Residence: Warner Robins
Occupation: Chairman, Houston County Board of Commissioners
Q: The 2018 special purpose local options sales tax passed March 21. There are reportedly just over 100,000 registered voters in Houston County. What was the vote?
A: 2,862 for and 660 against. That was 81 percent to 19.
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Q: Just what is a SPLOST?
A: A countywide 1 percent sales tax that can only be used for capital outlay projects within the county and its municipalities — specific projects. It’s not money collected that can be used for just anything after we get it. It’s collected for specific projects that can’t be changed except through a long, transparent process that shows the project has become unfeasible. That process includes public hearings. I don’t recall it ever happening, particularly in Houston County. We have dirt road paving projects from the 2001 SPLOST that aren’t done but the money is still there waiting to be used for them.
Q: Why haven’t they been done?
A: They’ve been hung up on right of way issues but the money is still in the bank where it’s supposed to be.
Q: Other facts?
A: Again, funds can’t be used for operating expenses to keep things going day to day but only for capital outlay projects. The 1 percent is collected on all items subject to state sales tax.
Q: What were the first SPLOST dollars used for?
A: For two projects only: the new courthouse and jail. Then there were 2001, 2006, 2012 SPLOSTS and now the 2018 SPLOST is in place. Not to complicate things, but it may be informative to note other local taxes: the Board of Education has its own 1 penny ESPLOST that goes for education. There’s also a LOST tax—local option sales tax—that is a sales tax the Board of Education gets but not for added revenue, Its mandated use is to roll back the millage rate to reduce property owner’s tax. You can see on your tax bill an explanation of the reduction due to the LOST. It usually means a 4 to 5 mill reduction. There was a Board of Education SPLOST years ago that didn’t pass first time around but every county SPLOST has passed.
Q: Back to the county SPLOST — a penny on the dollar in sales tax for county and municipal projects, what do you see as its benefit?
A: I see it as the fairest tax. It’s a consumption tax everybody pays and the money doesn’t just come from Houston County residents but visitors who come to shop, come for sports events and tournaments, visit local attractions, come in as contractors visiting Robins Air Force Base — all these and others spend money that helps us improve our community in a number of ways.
Q: Including further economic development?
A: Absolutely. These improvements are attractive, necessary really, to continue bringing people, business and industry to Houston County. And keeping them here.
Q: What do the resounding, ongoing SPLOST approvals say to you about residents?
A: That they see the value and need for improvement and recognize the fairness of the approach. I can tell you from the government side there’s no way we could do all these projects and make the advancements and improvements we do on the back of taxing property owners. It’s the only way we’re able to do what we do to improve roads and transportation, infrastructure, keep law enforcement officers and our firefighters well equipped, have the facilities we need, even the libraries and other improvements. Most all of them are quality of life matters. Whether its road widening or improving water mains, it all goes back to the quality of life we have. Without it we could easily be in decline rather than advancing and growing as a county and cities.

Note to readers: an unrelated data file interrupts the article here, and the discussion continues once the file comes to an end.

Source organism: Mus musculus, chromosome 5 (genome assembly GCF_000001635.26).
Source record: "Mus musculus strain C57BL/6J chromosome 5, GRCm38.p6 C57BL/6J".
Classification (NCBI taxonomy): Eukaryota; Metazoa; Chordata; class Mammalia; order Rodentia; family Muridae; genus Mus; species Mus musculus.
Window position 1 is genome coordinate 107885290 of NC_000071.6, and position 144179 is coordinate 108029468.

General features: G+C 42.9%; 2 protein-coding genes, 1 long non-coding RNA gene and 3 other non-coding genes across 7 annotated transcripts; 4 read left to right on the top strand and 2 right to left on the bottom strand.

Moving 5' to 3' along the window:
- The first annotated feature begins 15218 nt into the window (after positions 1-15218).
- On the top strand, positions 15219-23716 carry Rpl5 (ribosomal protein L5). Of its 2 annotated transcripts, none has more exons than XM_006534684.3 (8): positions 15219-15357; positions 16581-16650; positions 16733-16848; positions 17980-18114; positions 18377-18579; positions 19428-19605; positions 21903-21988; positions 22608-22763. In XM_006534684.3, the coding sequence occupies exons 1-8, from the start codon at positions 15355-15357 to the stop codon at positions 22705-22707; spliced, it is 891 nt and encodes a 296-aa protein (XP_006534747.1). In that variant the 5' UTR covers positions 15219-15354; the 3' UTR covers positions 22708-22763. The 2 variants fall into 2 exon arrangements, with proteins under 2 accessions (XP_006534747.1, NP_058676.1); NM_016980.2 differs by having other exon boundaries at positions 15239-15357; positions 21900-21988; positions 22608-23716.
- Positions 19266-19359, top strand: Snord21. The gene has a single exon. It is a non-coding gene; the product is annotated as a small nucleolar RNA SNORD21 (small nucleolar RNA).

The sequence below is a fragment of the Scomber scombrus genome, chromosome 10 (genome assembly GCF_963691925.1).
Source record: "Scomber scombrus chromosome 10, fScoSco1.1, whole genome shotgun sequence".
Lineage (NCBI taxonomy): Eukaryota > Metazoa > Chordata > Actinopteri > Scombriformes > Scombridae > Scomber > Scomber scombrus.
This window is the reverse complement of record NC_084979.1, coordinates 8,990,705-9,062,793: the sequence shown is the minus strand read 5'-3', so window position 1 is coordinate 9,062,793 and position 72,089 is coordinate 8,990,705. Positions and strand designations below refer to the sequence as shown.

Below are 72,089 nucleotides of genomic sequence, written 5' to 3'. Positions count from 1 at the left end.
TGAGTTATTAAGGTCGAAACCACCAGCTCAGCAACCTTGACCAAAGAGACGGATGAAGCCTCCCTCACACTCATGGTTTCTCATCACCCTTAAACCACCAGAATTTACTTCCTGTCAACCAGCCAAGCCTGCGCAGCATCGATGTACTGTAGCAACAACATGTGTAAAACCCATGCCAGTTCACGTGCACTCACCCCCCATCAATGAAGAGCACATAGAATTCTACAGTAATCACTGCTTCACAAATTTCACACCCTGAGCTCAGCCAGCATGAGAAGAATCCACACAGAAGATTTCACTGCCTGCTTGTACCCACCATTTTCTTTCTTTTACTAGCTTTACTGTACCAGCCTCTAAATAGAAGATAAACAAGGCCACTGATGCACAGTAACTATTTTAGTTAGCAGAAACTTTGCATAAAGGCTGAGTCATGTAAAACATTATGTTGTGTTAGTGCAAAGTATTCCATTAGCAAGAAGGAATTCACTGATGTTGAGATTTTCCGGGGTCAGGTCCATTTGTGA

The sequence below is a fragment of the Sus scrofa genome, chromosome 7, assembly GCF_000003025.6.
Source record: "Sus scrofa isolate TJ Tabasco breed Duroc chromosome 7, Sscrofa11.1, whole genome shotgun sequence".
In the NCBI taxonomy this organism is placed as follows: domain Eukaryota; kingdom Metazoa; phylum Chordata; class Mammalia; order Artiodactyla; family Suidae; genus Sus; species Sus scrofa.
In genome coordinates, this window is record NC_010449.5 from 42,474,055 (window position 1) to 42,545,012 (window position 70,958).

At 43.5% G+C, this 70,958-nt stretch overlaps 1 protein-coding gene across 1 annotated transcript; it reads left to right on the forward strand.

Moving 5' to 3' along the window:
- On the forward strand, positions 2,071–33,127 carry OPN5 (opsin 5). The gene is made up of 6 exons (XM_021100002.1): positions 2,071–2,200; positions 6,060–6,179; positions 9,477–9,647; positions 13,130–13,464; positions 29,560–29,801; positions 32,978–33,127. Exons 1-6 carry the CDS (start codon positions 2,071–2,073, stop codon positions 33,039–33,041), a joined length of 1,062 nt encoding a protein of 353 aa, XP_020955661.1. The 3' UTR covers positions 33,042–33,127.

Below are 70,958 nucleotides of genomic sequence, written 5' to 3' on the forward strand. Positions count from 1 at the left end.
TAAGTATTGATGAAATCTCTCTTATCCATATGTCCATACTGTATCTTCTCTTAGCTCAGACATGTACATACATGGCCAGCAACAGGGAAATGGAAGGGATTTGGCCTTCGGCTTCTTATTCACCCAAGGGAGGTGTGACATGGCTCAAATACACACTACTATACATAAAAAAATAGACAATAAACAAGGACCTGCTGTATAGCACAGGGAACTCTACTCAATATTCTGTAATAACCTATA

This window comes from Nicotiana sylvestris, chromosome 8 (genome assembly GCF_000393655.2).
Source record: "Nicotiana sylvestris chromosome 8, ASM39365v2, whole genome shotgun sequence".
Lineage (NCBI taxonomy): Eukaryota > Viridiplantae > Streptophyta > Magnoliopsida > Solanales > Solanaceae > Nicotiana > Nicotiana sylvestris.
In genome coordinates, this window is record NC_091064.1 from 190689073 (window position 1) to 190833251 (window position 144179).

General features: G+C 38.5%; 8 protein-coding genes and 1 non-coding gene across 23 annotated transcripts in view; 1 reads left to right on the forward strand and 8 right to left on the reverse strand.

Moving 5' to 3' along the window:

Q: What are you proudest of that the SPLOSTs have done? Or will do?
A: I won’t say any one project, I think each one was important to someone in some way. I’d have to say it’s the overall progress made and the benefit SPLOSTs bring to everybody. Residents and visitors. I’m proudest of our residents and the cooperation we have throughout the county’s various governments, elected officials and other leaders. That along with the ability to make improvements for years to come. With these type projects we won’t feel the benefit of some of them until 2025. Carrying out some of these things really takes time. It’s hard putting dollar amounts on future projects but we take a lot of care doing it and great cooperation throughout the county deciding on projects and how to spend equitably. We also work very hard — and do a very good job, I believe — of being transparent in the whole process. Every dollar is accounted for.
Q: As you’ve indicated, SPLOST funds don’t have to be spent within the defined SPLOST period.
A: That’s right. Money can be collected and put in the pot only during that limited SPLOST period, but money stays in the pot and can be used until projects are complete.
Q: It would be impossible to list past and future projects here, and the coming projects were spelled out in many ways prior to the referendum, but is there a way residents can review what’s been done with SPLOST funds?
A: There is and I think anybody would be impressed, shocked even, at what’s been accomplished. It’s easy to forget this money has taken Russell Parkway out to I-75, widened roads large and small like Corder Road and U.S. 41 and Ga. 96, built police and fire stations across the county and even put pedestrian crosswalk signals in place. But to answer, we have a book in the county commission office lobby at 200 Carl Vinson Parkway that outlines past and future projects and includes funding data. It’s really impressive to see what’s come from all those SPLOST pennies.
Answers may have been edited for length and clarity. Compiled by Michael W. Pannell. Contact him at email@example.com.